Kalra, in one of her interviews a while back, said it was exciting that we are a country with such a variety of cuisines. Before moving on to the state of our food in the world, does he think that we sufficiently value traditional Indian cuisine in our country? Without pause, he retorts: “Of course. It’s our main food, it’s in our DNA. We are never going to stop eating traditional Indian food. Other cuisines will find their place on the table, but the most popular cuisine for centuries to come will be Indian.
As an advocate for promoting Indian food on the global map, which her brand over its seven years of existence has attempted to do, Kalra believes she has made Indian food more accessible internationally. “Honestly, we always want to come to the market with something new and let others follow. And I think with brands like Farzi Cafe, among others, we’ve done it, ”he says proudly.
Yes Indian food is gaining popularity around the world, everyone wants some of our food (they tried to make haldi ka doodle cool you guys). But where does Kalra see Indian food placed internationally? “We’re getting there, but we’re still behind Japanese, Italian or Mexican. These kitchens are much more accepted around the world simply because of their availability, access and quality. You see, the point is, Indian food is amazing, and once someone has some great Indian food, they’re going to love it. But it’s important to market the same and make this type of food accessible to people. You might have the best food, but what’s the point if no one knows? ” he explains.
Many people, especially chefs, complain about the westernization of Indian dishes, or vice versa. Kalra, however, makes it seem like as long as it’s done with sensitivity and the end result is something delicious, what’s the deal? “I’m fine with the merger as long as it doesn’t become a confusion. Instead of merging, I like to use the word progressive. We use all kinds of ingredients, cooking techniques, influences from several geographic regions to create a dish, ”he says.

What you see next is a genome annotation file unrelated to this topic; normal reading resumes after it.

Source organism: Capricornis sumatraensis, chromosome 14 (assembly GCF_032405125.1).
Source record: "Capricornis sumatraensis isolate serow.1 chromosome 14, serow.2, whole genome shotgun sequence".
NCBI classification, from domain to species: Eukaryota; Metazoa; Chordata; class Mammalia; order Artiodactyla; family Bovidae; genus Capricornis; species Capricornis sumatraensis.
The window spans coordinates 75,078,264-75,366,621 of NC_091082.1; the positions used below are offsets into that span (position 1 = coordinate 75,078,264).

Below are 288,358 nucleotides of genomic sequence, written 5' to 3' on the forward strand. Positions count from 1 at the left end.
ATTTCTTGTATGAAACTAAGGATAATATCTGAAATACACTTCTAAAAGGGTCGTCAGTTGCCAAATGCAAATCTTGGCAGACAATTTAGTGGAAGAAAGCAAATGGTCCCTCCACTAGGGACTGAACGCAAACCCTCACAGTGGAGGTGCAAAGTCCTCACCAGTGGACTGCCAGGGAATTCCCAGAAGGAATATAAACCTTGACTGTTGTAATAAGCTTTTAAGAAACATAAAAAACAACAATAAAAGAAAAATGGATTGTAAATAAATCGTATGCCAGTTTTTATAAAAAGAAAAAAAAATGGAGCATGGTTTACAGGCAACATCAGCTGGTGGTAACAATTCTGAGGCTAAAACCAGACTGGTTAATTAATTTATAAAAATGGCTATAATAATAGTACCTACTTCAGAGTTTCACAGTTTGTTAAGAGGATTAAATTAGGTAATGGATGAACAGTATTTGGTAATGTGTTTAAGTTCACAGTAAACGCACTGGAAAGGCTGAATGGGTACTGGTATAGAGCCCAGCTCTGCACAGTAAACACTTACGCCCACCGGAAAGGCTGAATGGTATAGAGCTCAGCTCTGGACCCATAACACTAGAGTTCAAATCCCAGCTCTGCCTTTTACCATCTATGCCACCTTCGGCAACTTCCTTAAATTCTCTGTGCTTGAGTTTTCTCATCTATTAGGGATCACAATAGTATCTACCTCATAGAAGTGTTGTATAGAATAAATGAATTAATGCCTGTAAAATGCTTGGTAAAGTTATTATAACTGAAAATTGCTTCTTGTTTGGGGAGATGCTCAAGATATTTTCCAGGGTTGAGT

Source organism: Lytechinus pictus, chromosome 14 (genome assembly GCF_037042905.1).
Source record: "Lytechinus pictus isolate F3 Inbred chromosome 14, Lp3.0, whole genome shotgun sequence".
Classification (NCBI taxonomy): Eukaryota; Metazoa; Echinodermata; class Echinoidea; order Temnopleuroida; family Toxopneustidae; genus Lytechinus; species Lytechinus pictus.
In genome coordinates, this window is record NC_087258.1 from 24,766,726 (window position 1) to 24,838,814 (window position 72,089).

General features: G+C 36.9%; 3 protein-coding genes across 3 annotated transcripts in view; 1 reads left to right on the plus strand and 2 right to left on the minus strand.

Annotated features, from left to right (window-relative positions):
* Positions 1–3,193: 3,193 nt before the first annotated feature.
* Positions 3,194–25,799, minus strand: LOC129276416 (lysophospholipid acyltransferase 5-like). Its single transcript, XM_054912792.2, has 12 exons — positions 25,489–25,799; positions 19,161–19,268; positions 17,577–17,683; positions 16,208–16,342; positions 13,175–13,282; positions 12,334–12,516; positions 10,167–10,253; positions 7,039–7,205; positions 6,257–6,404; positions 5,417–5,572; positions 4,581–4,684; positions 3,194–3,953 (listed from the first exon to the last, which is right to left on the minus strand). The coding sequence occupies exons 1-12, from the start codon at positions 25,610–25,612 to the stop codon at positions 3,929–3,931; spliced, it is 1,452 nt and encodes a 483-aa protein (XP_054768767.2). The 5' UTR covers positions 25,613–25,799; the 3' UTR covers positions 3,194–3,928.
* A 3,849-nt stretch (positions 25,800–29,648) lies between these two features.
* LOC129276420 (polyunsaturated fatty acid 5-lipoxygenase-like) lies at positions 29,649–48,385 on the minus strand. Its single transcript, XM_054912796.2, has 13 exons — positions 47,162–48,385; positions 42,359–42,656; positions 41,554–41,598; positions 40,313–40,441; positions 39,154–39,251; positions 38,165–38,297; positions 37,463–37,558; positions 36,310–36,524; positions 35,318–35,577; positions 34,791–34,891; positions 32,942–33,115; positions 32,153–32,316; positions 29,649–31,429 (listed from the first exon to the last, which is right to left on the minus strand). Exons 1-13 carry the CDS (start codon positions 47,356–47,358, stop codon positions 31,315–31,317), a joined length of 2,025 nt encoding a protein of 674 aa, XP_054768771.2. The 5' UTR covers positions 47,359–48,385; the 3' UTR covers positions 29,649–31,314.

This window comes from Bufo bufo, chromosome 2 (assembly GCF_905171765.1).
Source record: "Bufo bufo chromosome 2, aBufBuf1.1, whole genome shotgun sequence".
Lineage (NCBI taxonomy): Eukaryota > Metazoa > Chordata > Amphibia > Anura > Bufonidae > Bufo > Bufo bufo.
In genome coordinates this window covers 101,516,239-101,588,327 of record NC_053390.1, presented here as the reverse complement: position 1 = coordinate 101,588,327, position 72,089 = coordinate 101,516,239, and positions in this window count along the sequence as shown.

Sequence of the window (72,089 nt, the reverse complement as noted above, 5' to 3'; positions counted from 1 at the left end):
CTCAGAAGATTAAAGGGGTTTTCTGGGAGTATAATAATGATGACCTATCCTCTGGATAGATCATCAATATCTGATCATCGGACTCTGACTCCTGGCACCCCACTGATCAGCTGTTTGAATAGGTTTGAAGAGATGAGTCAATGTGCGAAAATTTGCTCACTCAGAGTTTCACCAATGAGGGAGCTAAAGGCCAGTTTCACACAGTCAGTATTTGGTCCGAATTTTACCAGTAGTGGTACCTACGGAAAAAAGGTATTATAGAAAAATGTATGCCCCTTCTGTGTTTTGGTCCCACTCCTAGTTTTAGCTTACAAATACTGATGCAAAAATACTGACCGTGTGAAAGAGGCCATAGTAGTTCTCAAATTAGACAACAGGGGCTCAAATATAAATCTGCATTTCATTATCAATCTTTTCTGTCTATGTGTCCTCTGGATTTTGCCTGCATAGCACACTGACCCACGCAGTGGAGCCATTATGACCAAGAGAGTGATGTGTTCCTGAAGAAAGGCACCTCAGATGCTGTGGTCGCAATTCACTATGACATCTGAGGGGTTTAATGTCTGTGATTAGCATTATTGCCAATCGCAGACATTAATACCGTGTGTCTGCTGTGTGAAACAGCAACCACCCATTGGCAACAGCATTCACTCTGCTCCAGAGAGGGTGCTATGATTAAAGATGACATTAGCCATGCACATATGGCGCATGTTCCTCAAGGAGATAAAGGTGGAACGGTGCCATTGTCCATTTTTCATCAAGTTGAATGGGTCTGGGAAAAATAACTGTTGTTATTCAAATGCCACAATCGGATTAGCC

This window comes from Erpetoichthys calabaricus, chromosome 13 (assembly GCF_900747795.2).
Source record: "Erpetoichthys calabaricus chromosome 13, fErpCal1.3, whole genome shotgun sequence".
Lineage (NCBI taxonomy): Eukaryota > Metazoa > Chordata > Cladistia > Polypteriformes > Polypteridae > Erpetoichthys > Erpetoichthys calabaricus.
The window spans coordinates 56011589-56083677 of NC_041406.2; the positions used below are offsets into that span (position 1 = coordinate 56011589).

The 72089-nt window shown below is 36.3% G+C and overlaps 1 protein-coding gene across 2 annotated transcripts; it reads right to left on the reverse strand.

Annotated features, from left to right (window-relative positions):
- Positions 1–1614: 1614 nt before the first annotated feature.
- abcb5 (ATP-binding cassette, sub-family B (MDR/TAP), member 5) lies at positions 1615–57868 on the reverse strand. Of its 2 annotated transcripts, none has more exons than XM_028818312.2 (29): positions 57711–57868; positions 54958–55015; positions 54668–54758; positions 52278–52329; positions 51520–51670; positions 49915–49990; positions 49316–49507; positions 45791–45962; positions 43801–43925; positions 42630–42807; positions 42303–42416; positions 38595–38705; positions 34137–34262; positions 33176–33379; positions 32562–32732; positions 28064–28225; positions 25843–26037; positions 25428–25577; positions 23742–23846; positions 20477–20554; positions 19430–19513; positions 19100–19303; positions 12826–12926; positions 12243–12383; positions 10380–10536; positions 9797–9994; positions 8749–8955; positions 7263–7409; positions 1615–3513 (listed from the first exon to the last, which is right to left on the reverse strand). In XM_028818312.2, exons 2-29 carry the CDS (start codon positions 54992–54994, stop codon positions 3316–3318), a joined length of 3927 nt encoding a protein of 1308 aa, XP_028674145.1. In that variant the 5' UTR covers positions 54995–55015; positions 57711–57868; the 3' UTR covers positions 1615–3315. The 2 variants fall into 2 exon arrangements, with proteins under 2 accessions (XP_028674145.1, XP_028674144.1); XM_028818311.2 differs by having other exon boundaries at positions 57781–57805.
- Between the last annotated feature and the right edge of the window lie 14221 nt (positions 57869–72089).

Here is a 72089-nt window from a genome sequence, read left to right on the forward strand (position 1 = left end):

As more places slowly recover from the pandemic, Kalra feels supportive of the government’s Unlock 4.0 movement. While none of us want to see this period as the new normal, restaurant habits and consumer behavior in the near future will obviously not be the same. “I think old habits die hard. Indians love to eat in restaurants. Hospitality is the first sector to provide entertainment. We’re 40 times bigger than Bollywood, just to put it in perspective, in terms of entertainment. Restaurants are a way of life. People will start to come out, but we cannot be complacent. Social distancing, masks, disinfection are a must. But in general, Indians will bounce back. By December, I have high hopes that we will be closer to the pre-COVID era and by March of next year, we hope things will get back to normal, ”he says with optimism.
And what about the kitchens? Surely they can’t have people like they used to be. Kalra explains that they have taken the necessary precautions. “We are adding people at a rapid rate, but other measures such as shortening menus and reducing opening hours are being implemented to control costs. As sales improve we will be able to bring more people back, ”he says.
As India slowly puts its feet on the ground, the group’s restaurants abroad are recovering. In London, sales are already around 60%, places like Oman and Kuwait are doing well, and Dubai is a little mixed. “International markets have picked up, but India is showing promise. Indians love to eat in restaurants and we will be back there very soon, I tell you, ”he says.
One world, one love. Food.
Hi, I am Divya I am A Digital Marketer with 5+ years of experience in marketing on various platform. I love to write about technology and various blogs about Dermatology, Neurology, Urology and Giving Reviews about the best doctors in these industries.